Blog Category: Better Than Before

By Jane Wilkens Michael | Posted July 16, 2013

For those of you who thought that not being able to get a Caramel Frappuccino was the end of the world, imagine if you actually lived at the end of the world! You all know how I love survivor stories. After all, that’s what being Better Than Before is all about. To that end, I’d like to introduce you to the quintessential survivor, with the ultimate survival story—Sue Aikens. Sue is a tough-as-nails woman who gave up the comforts of not-so-rural Chicago to live off the grid in an isolated camp—way, way up north in the wilderness of Alaska. It truly puts things in perspective for people such as myself whose closest proximity to a bear is having eaten a bear claw for breakfast. (The Danish pastry, that is, not the actual appendage.) Not only did her story catch my eye, it did the National Geographic Channel who features her in their new weekly series, Life Below Zero.

Not satisfied with just moving to the country, or renting a summer house in say, the Hamptons, Sue became the sole resident of the Kavik River Camp, located a mere 197 miles NORTH of the Arctic Circle. Her address is a GPS coordinate, and her closest neighbor—besides 80 or so grizzlies within a 10-mile radius—is more than 300 miles south. As the series begins, she is returning home for the first time in months following surgery on a broken ankle, and is uncertain of the conditions she’ll find there. Has the camp been overrun by wildlife? Is it even accessible in the deep snow? Does she have the supplies to make it through another vicious winter?

“You know, people get afraid of break-ins,” says Sue. “My break-ins involves teeth, claws (again, the real ones) and a hell of a lot of bad weather.” To say nothing of the time she was once attacked by one of those bears, and ended up sewing up her own head because there was no one else around at the time.

How does she do it? Well, for the all the answers, you’ll have to watch the show. But here are the basics—how she ended up in Alaska, and how she manages to live day by day in a place where she gets supplies dropped off by helicopter every so often. (And not just because the Sunrise Highway to Montauk is so darn crowded on summer weekends.) I would of course consider this lifestyle myself, but I’m not sure I can convince the Lauder Companies to air lift Crème de la Mer to me on a steady basis.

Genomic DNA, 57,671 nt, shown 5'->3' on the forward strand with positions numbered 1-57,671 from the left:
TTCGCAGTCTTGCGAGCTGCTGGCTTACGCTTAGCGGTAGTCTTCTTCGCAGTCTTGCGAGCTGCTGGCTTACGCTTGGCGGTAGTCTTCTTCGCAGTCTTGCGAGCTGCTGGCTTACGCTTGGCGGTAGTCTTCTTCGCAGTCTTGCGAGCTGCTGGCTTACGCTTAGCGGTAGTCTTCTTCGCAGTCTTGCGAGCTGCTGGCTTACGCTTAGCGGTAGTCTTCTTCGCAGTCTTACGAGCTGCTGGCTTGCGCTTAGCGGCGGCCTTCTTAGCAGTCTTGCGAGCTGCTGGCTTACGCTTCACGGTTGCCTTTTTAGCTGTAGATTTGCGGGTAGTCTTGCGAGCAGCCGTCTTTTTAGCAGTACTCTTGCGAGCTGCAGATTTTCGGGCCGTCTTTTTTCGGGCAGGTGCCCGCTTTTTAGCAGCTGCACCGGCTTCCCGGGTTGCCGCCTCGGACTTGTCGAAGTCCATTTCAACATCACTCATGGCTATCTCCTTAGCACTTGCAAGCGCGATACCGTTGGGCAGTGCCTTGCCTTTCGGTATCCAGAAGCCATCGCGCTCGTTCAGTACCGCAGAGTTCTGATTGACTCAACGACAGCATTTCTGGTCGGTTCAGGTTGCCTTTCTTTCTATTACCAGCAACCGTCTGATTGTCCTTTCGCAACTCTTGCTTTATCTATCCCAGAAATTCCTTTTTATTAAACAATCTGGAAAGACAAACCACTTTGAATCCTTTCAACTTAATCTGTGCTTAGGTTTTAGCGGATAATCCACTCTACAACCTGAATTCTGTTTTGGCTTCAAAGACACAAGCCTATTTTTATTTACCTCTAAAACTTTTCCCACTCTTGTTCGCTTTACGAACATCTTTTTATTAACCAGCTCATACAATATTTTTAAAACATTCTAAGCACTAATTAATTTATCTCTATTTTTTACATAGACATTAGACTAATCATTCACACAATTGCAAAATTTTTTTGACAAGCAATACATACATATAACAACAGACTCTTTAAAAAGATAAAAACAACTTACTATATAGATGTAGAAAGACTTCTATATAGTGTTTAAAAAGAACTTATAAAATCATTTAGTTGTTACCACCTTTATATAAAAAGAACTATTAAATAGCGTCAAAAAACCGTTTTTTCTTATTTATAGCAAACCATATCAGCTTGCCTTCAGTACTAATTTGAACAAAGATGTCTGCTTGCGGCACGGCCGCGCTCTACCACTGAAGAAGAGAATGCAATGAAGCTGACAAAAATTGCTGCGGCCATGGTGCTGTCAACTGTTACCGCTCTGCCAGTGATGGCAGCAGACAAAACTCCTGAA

As The Lawyer will attest, and much to his chagrin on occasion, I am rarely at a loss for word—or opinions. This augers well, of course, when I’m hosting my weekly CBS Radio show. But when I spoke to Sue recently, I was speechless. I let her do most of the talking with a small prompt here and there and an occasional, “Wow’” thrown in from time to time. I learned that the weather gets to be 100 degrees below in winter and more than a hundred above in the summer. And she doesn’t wear sunblock. (I assume she considers it only for wusses.) She makes her own aspirin from willow bark, concocts herbal teas from local flora, and even bakes cranberry nut bread. Furthermore, she does indeed brew Starbucks coffee each morning (so much for the first line of this column) and smokes a good cigar every now and then. I did find it ironic that I sometimes can’t get reception on my cellphone in New York City, yet here I was interviewing Sue so far up North that I was tempted to put my order in for Santa next Christmas, and she came in perfectly clearly.

JWM: How would you describe yourself, Sue?

S.A: I’m forty, fat and fabulous, and I wouldn’t change a thing.

How long have you been living and working at Kavik River Camp? How did you get started there?

This is my 11th year here. I was asked by the owner to come and be caretaker for the place, since he has known me for a long time and knew I did remote lifestyle work.

Have you always been an outdoor person? Was there a particular experience you had that spurred you into this lifestyle?

I have always enjoyed the outdoors and have had an affinity for animals. Being self-sufficient was and is incredibly important to me, and I tend to view the world with child-like glee. From preschool on, when asked what I wanted to be when I grew up, my answer was and has always been “lighthouse keeper.” I have always craved extreme isolation.